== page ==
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Vodou Lave Tet / Hoodoo Spiritual Bath

To: alt.religion.orisha,alt.magick.tyagi,alt.lucky.w
From: catherine yronwode 
Subject: Vodou Lave Tet / Hoodoo Spiritual Bath
Date: Fri, 29 Jun 2001 20:19:31 GMT

Mambo Racine Sans Bout wrote:

Because there are some similarities between the lave tet and the
old-syle African-American hoodoo practice which, in my youth, was called
a "rub" or a "spiritual bath" by some folks, and also called a
"blessing" by others.  I thought it might interest some folks here if i
interpolate a few comparisons. 

> A lave tet is performed in order to cleanse a person's head,
> facilitate possession, remove negativity, and for other reasons as
> well. 

Same with a rub or bath -- it often takes the form of a head-blessing.
Hoewever, if the client's issue is magico-medical, a full body bath or a
foot rub or a rub of the affected part will be performed in a downward
motion, to expel the evil. 

> A lave tet does not make a person a member of a Vodou sosyete
> (society, congregation).  Anyone can have a lave tet done, and then
> never go back to that Houngan or Mambo again.  Furthermore, lave 
> tets are often enough done by uninitiated practitioners called 
> "Houngan djakout" or "Houngan kwakwa" who have no congregation at 
> all, usually.

Same in hoodoo -- having a spiritual bath in no way obligates or bonds
the client to the root worker. 
> If a person wants they can combine other ceremonies,
> such as an "Action de Grace" (a prayer service for the general
> well-being of the individual invoking their lwa and ancestors) or a
> "gad" (from the French "garde", a type of protective magic) with the
> lave tet, and that can take more time

The conbination of a rub or bath, a prayer service, making a protective
or lucky mojo, and also preparing and administering the first dose of a
medical tea to be drunk by the client for a set number of days
afterwards was common in urban hoodoo in my youth. Such practices are
much less common today. One bigt difference between old-style urban
hoodoo and a Haitian lave tet is that in the former, all the work took
place on one day. However, in reading Hyatt's oral histories and
Johnson's book on Dr. Jim Jordan, which describe older, *rural* hoodoo
practices (circa 1900 - 1935 in Georgia, North Carolina, Virginia, and
Maryland, for instance) it is obvious that people travelling a long way
to see a root doctor, on foot or by mule, often stayed over and received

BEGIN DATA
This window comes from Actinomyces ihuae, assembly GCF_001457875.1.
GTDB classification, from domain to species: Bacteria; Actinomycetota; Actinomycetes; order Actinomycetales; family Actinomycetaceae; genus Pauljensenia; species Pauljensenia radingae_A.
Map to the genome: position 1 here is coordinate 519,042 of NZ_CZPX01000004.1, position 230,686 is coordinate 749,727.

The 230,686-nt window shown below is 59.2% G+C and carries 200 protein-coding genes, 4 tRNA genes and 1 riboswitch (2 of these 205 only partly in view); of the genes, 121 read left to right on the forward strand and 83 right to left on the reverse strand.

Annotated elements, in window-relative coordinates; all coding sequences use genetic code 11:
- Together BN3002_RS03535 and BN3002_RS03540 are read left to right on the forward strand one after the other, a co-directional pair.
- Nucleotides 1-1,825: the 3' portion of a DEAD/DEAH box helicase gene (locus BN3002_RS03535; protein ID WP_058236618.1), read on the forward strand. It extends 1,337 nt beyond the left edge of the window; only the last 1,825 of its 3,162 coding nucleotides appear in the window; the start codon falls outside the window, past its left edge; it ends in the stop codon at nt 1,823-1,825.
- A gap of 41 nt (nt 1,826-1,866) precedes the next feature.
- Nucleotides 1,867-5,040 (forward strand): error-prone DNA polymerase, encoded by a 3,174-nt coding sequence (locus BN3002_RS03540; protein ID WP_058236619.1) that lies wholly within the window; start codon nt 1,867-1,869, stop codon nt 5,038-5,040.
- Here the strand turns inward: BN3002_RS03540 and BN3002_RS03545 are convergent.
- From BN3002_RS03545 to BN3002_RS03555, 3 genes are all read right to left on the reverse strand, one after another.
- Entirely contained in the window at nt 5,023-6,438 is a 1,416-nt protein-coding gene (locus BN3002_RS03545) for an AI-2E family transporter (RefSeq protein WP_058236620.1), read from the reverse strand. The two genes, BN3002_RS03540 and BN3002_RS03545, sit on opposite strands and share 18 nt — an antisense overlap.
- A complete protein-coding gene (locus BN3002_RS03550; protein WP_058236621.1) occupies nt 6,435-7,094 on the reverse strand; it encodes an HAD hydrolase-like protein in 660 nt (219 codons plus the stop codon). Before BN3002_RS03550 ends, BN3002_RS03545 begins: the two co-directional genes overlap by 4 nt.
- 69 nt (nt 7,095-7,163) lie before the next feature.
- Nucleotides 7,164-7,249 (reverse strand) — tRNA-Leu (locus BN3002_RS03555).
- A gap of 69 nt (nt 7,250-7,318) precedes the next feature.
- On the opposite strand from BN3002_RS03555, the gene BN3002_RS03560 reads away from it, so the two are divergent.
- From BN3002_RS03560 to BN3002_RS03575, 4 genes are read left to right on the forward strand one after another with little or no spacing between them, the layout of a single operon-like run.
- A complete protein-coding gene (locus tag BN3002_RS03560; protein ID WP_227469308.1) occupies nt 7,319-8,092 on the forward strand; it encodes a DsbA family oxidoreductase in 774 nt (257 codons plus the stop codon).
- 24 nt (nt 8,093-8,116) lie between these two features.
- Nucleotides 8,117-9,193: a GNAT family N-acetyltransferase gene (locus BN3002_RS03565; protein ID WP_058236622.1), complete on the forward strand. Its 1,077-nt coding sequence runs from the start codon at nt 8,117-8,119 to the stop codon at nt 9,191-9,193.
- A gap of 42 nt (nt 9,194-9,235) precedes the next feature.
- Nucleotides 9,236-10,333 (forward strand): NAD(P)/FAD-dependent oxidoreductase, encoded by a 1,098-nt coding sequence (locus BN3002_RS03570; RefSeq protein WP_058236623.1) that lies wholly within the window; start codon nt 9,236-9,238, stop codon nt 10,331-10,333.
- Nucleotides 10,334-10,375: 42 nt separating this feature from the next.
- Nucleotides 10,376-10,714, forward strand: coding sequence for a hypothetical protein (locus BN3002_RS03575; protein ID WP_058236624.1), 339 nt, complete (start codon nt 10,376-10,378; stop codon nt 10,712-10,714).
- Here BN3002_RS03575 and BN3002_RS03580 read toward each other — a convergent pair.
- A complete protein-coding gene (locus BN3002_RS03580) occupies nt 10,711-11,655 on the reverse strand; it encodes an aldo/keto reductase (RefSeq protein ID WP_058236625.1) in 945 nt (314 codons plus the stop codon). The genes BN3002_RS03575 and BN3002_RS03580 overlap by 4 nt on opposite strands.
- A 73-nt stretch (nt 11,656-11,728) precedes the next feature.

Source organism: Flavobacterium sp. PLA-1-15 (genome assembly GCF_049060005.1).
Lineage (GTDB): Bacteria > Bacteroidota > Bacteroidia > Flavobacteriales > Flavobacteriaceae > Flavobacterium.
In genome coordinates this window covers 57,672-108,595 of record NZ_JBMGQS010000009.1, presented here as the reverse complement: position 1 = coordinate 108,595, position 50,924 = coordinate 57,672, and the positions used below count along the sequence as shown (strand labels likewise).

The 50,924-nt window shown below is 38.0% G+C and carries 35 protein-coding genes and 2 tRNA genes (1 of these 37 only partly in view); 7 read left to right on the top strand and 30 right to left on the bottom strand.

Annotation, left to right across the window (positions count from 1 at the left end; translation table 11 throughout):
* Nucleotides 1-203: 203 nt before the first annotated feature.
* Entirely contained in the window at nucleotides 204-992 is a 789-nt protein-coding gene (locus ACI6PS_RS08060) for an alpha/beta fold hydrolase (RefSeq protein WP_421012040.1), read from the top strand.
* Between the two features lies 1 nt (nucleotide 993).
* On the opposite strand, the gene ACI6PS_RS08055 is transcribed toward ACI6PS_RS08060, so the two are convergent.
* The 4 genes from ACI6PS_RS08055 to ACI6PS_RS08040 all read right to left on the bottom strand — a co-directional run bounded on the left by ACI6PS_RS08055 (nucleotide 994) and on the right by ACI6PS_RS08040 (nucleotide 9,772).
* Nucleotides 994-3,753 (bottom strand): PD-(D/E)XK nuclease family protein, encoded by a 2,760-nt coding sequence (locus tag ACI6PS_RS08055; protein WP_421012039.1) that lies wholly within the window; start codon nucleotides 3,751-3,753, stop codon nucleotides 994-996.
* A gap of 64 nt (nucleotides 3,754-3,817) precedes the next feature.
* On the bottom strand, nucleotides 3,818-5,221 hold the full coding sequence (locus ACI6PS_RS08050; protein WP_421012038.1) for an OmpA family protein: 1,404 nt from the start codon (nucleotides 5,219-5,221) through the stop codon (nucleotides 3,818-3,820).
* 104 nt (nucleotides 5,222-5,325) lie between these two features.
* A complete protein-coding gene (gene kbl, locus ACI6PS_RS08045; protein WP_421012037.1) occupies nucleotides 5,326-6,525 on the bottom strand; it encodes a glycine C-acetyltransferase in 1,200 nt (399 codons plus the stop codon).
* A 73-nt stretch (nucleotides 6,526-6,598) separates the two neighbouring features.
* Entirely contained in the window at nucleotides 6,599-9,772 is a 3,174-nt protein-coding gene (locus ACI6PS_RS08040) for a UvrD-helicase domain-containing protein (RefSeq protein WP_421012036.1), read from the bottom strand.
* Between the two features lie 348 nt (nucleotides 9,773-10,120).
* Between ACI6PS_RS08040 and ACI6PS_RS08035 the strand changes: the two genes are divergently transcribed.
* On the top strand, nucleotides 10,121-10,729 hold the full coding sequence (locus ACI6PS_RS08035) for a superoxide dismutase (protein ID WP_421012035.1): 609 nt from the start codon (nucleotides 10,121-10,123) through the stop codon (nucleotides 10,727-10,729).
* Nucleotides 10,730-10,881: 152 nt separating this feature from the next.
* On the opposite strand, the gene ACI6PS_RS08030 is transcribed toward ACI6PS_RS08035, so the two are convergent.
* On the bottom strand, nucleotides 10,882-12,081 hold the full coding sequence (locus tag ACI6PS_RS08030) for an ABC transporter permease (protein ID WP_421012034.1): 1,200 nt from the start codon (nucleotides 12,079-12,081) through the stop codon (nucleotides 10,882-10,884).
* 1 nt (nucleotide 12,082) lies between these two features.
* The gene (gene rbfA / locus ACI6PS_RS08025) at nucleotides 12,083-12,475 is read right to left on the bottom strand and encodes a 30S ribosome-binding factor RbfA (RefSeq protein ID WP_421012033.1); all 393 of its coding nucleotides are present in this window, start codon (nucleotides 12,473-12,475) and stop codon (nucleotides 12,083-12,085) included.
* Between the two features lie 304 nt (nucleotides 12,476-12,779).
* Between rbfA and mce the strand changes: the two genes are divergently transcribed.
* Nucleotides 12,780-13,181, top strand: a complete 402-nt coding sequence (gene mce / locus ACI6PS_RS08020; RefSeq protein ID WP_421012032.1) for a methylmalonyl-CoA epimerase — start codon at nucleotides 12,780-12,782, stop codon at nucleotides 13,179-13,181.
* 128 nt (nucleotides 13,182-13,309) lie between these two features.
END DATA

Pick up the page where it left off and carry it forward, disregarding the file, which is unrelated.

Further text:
a two-day or longer course of treatment. 
> A lave tet is done starting at sunrise.  

This is absolutely true in hoodoo -- the work begins "fore day," a fact
that annoys many teen-witch readers at my web site to no end! (They want
to perform a "spooky" ceremony at midnight!) 

> The washings should be complete by noon, the person receiving the 
> lave tet remains in the peristyle for the rest of the day and sleeps 
> in the Rada badji (small room consecrated to the service of the Rada 
> lwa) that night, and that is it.

This description corresponds fairly well with the older, rural form of
hoodoo -- but, as i said, in an urban environment, everything moves
faster, so the person would not stay overnight. And, of course, root
workers have no special room cnsecrated to the Rada lwa -- usually just
a side room with a small altar, usually Christian. 
> Furthermore, it is not the number of different kinds of herbs that 
> is significant, it is the type of herbs, the particular species, 
> which is important.  

In hoodoo, the rub or bath consists of both a certain number of herbs
(always odd, usually 3, 7, 9, or 13) and a certain combination of
species. Examples which i was taught to prepare include 
   the 7-Herb bath for blessings and good luck in love and money, 
   the 9-Herb bath for spiritual wisdom and to aid decision-making, and 
   the 13-herb bath to remove crossed conditions or break a jinx. 

> A person who concludes their lave tet and goes home the next morning
> is usually advised to avoid sexual contact that night, and to avoid
> shaking hands with people.  
This is similar to the proscriptions in old-style urban hoodoo as
practiced in my youth -- i was told to not shake hands with anyone for
the rest of the day. 

Thanks for the post, Racine -- and i hope you found these comparisons of

cat yronwode 

Hoodoo in Theory and Practice --

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